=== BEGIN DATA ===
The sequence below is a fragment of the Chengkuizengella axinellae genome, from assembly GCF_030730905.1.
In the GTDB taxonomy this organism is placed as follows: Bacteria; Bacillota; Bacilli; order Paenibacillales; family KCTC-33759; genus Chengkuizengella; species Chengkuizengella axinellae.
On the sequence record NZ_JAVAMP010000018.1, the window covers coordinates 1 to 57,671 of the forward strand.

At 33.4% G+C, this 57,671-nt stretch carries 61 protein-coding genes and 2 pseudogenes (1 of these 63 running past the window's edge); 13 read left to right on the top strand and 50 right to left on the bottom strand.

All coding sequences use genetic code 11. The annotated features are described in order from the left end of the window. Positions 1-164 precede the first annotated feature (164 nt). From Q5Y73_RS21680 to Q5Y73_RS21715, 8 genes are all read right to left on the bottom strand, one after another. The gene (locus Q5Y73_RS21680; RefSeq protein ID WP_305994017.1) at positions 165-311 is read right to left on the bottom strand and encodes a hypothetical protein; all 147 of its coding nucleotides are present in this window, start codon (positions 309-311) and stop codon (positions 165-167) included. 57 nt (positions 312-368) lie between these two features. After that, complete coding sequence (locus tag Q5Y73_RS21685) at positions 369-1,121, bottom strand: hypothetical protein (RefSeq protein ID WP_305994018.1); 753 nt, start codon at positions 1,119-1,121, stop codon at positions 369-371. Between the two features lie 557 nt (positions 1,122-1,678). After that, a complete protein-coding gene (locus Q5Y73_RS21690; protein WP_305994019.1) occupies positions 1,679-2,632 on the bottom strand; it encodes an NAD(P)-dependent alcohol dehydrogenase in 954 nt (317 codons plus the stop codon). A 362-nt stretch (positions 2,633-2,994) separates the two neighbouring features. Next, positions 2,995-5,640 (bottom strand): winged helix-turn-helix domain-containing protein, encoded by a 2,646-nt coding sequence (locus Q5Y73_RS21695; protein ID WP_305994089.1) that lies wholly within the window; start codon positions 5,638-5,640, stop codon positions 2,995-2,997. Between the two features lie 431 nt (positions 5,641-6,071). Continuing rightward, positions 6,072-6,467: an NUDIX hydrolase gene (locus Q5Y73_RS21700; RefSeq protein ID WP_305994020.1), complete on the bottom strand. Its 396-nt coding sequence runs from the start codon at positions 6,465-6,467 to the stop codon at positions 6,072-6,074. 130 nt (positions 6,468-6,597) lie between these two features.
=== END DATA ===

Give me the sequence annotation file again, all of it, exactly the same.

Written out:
The sequence below is a fragment of the Chengkuizengella axinellae genome, from assembly GCF_030730905.1.
In the GTDB taxonomy this organism is placed as follows: Bacteria; Bacillota; Bacilli; order Paenibacillales; family KCTC-33759; genus Chengkuizengella; species Chengkuizengella axinellae.
On the sequence record NZ_JAVAMP010000018.1, the window covers coordinates 1 to 57,671 of the forward strand.

At 33.4% G+C, this 57,671-nt stretch carries 61 protein-coding genes and 2 pseudogenes (1 of these 63 running past the window's edge); 13 read left to right on the top strand and 50 right to left on the bottom strand.

All coding sequences use genetic code 11. The annotated features are described in order from the left end of the window. Positions 1-164 precede the first annotated feature (164 nt). From Q5Y73_RS21680 to Q5Y73_RS21715, 8 genes are all read right to left on the bottom strand, one after another. The gene (locus Q5Y73_RS21680; RefSeq protein ID WP_305994017.1) at positions 165-311 is read right to left on the bottom strand and encodes a hypothetical protein; all 147 of its coding nucleotides are present in this window, start codon (positions 309-311) and stop codon (positions 165-167) included. 57 nt (positions 312-368) lie between these two features. After that, complete coding sequence (locus tag Q5Y73_RS21685) at positions 369-1,121, bottom strand: hypothetical protein (RefSeq protein ID WP_305994018.1); 753 nt, start codon at positions 1,119-1,121, stop codon at positions 369-371. Between the two features lie 557 nt (positions 1,122-1,678). After that, a complete protein-coding gene (locus Q5Y73_RS21690; protein WP_305994019.1) occupies positions 1,679-2,632 on the bottom strand; it encodes an NAD(P)-dependent alcohol dehydrogenase in 954 nt (317 codons plus the stop codon). A 362-nt stretch (positions 2,633-2,994) separates the two neighbouring features. Next, positions 2,995-5,640 (bottom strand): winged helix-turn-helix domain-containing protein, encoded by a 2,646-nt coding sequence (locus Q5Y73_RS21695; protein ID WP_305994089.1) that lies wholly within the window; start codon positions 5,638-5,640, stop codon positions 2,995-2,997. Between the two features lie 431 nt (positions 5,641-6,071). Continuing rightward, positions 6,072-6,467: an NUDIX hydrolase gene (locus Q5Y73_RS21700; RefSeq protein ID WP_305994020.1), complete on the bottom strand. Its 396-nt coding sequence runs from the start codon at positions 6,465-6,467 to the stop codon at positions 6,072-6,074. 130 nt (positions 6,468-6,597) lie between these two features.